Thursday, June 22, 2023

Gravel Grinder News: American Classic Tires, WTB Saddles

The new "Grus" by American Classic. (Image courtesy of American Classic)
American Classic Debuts New Tires:

With Eurobike humming along over the pond we are getting a few new tidbits thrown our way. Despite the news of a clogged up supply chain, some companies are still showing new stuff.

One such company is American Classic, the company that came back from the dead to establish itself as the value leader in bicycle tires which have good performance characteristics.  They recently added three new tires, the Grus gravel tire and two new 29"er tires. 

The Grus will come in only black, only one size, (for now) 700 X 40mm, and is a claimed just-over-500 gram tire. 120TPI and it has American Classic's Class 5S puncture protection belt. The tire sells for $45.00 USD and can be found on American Classic's Amazon store

The American Classic Cumbre 29" X 2.25" (Image courtesy of American Calssic)

Comments: I'm mildly interested in the Cubre 29"er tire as it looks fast and American classic is claiming it weighs in at around 690 grams, which for a tire this big would be stellar. 

But.....I have serious doubts about that weight. For one thing, this is a 2.25" tire, and I have 700 X 45mm tires that weight that much here in the house. Note: The same press release says that the Grus weighs 550 grams and it is a 40mm tire. Yeah.....

American Classic says the tire is puncture protected too, and even if that is only under the tread cap, that adds weight. So..... Either the tire isn't that light, really, or it isn't that wide. If it is, I'd be pretty surprised by that. 

That all said, the Grus does look fast. Might be a great tire at that price. 

The new WTB Silverado (Image courtesy of WTB)

WTB Updates Silverado, Volt Saddles:

WTB announced recently that they have taken what they learned from designing the new Gravelier saddle and have applied that to their popular Silverado and Volt models. 

The saddles have the new Fusion Form nylon bases where the amount of reinforcing fiber can be manipulated for the best comfort outcomes. the Volt remains pretty much unchanged with the exception of that Fusion Form tech and a refreshed look. The Silverado is where the big changes occurred.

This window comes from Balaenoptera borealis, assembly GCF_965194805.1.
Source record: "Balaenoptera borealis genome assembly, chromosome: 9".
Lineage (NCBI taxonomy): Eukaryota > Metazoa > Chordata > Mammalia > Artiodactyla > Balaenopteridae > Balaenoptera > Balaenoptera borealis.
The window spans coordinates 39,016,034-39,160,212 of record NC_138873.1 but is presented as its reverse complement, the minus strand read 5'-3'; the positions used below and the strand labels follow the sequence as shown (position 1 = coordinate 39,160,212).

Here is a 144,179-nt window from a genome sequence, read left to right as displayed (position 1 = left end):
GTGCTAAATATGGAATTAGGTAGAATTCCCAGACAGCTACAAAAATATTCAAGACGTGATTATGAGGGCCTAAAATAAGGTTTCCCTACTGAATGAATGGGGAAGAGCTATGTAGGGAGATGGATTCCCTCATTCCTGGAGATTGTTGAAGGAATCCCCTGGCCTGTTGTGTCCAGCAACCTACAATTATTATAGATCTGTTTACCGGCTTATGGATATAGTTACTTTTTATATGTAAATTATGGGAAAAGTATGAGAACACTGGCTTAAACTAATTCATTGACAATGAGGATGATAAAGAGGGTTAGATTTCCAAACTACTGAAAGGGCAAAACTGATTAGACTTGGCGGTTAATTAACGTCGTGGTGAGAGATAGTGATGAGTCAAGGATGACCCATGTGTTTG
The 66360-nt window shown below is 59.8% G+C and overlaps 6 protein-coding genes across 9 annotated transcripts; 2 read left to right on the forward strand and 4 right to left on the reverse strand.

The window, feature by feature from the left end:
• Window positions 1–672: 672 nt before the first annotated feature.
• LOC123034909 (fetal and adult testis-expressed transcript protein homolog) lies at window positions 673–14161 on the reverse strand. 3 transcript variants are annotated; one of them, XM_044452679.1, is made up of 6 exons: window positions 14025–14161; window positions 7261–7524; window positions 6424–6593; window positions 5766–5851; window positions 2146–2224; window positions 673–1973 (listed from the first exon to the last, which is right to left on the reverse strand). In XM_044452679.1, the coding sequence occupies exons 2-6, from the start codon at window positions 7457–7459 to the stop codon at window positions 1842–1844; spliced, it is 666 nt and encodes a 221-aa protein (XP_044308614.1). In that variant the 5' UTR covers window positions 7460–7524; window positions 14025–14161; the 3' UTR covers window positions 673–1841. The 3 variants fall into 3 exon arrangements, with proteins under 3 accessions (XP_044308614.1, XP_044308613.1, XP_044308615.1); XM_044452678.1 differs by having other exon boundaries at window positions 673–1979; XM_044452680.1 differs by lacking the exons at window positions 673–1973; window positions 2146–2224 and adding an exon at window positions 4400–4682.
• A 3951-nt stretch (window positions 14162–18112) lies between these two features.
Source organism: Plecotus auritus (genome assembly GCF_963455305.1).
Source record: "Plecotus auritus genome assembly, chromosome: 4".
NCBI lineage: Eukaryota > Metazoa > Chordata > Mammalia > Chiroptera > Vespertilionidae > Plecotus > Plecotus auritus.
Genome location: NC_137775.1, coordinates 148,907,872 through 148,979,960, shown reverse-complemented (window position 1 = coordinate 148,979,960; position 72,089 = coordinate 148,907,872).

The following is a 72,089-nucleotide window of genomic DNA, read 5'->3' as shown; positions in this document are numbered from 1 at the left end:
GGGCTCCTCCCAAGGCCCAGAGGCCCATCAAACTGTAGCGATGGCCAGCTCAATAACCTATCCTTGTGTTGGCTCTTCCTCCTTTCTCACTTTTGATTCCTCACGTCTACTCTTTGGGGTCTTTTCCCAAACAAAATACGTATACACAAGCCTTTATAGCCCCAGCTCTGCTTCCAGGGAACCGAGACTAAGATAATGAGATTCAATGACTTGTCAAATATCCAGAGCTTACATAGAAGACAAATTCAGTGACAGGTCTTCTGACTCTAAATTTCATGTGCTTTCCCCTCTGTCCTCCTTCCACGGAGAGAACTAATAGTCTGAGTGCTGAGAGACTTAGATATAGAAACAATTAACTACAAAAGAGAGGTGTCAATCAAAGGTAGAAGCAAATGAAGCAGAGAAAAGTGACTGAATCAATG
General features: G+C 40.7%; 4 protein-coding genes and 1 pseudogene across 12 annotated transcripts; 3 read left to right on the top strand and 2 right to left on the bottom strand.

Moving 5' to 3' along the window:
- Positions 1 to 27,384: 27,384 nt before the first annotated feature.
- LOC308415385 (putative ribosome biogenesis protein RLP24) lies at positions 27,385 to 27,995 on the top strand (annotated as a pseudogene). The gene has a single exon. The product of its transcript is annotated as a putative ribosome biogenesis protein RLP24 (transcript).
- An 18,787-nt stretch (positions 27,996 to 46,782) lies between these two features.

WTB found through rigorous ride testing that the Silverado was better if it was a tad bit shorter and had less of a "dip" in its midsection. It really looks similar to the Gravelier now, to my eyes, without the cut-out. 

Both saddles will be available in several price points based upon their rail material, mostly. I am a bit skeptical on the Silverado, and I would be really kind of bummed if it weren't for the fact that I know that the Gravelier is a really great saddle. Because if I hadn't have ridden the Gravelier I'd be sad that they changed the Silverado, as it is amongst my very favorite saddles now. But if it is like a Gravelier, I'd be good with that. 

Maybe we'll see about that soon...


hank said...

G-Ted, Howdy;
Just finished reading this article;
and was wondering if you may be seeing/sensing something along these lines
in your local.

Where I dwell, is open desert not quite the middle of no where but I can
see it from my front step. chucklin'

Perhaps fodder for an article on down the way.

Stay safe.


Guitar Ted said...

@hank - Interesting. Well, the irony here is that mid to small sized urban areas, such as Waterloo/Cedar Falls, have been revitalizing their downtowns since the late 1990's. Throughout the late 1970's and 1980's, these towns saw their downtowns decimated and become wastelands where no one wanted to go.

The birth of malls in the 70's actually started it, and Walmart finished it off. What happened since then is, in some cases, amazing, and in others merely remarkable in that at least 'something' is going on again downtown.

Of course, we never had hundreds or thousands of workers in office spaces either. So, what is happening in Des Moines, as an example, or KC, is a bit different. I think these bigger urban areas can look to what smaller towns like Cedar Falls has accomplished and see what was once a literal ghost town become a thriving area where people want to go.

Waterloo is still working this out, but we are the "Little Chicago" of Iowa, (literally, that's one of the monikers used for Waterloo, Iowa) and surrounding rural residents are very hesitant to come here, and it has been that way for 60 + years. But I think that things will eventually turn the corner here as well. I see signs of that.

So, no - I don't see what the article is talking about. We have a completely different problem/development curve here, and I think maybe we have it easier because of that in the near future.

hank said...

GTed, Howdy;

Thanks for the reply and your insights.
Having been a OTR truckdriver I got to see and experience a lot of different things at a multitude of locations. The last few years of driving was for a company that specialized in Hazmat. So, a bunch of pick-ups were at sites that were being cleaned out prior to demolition. So, I've been witness to a lot of what the writer was referring to regarding the industrial side of their article. Hadn't been to Waterloo/Cedar Falls so thought I'd get the opinion of someone that has been there for more then just a bit.
Thanks again for taking the time to respond to my question.

Guitar Ted said...

@hank - You are welcome! Thanks for reading the blog as well.

A OTR trucker? My father in law was also one. Respect.